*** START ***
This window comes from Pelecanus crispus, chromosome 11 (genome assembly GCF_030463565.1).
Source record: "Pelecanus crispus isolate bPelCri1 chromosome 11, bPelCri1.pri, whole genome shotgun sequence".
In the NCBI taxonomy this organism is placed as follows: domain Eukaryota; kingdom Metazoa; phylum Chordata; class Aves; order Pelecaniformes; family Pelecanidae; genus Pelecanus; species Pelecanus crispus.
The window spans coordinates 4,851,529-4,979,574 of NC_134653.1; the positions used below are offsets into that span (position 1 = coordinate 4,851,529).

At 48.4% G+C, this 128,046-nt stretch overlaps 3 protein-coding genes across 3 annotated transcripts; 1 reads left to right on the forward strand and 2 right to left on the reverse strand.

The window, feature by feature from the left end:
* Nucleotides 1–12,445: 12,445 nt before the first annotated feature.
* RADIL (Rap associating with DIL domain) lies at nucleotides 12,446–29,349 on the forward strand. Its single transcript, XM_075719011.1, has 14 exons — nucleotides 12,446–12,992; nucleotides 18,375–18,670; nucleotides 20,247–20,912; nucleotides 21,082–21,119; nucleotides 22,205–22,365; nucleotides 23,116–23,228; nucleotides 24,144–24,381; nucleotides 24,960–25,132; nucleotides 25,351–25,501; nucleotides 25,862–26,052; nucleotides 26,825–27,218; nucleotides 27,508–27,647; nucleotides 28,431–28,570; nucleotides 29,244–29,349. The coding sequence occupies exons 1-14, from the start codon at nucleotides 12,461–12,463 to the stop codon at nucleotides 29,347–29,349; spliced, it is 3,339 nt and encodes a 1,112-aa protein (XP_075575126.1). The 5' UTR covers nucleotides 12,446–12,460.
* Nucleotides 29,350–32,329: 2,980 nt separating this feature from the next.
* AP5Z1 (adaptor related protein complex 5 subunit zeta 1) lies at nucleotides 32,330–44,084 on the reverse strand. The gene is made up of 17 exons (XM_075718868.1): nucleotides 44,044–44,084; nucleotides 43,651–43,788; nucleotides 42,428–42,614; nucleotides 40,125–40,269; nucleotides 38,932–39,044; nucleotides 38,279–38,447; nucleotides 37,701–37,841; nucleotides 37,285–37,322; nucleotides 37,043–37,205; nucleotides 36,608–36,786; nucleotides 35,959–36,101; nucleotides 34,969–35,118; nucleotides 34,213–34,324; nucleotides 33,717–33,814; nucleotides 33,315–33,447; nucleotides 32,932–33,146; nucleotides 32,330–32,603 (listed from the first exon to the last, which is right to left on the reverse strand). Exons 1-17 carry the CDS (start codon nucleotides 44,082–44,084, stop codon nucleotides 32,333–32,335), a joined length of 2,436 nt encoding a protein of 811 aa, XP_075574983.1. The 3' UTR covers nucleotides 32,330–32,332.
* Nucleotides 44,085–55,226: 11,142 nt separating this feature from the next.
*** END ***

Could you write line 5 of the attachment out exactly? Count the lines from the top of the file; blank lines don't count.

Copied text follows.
At 48.4% G+C, this 128,046-nt stretch overlaps 3 protein-coding genes across 3 annotated transcripts; 1 reads left to right on the forward strand and 2 right to left on the reverse strand.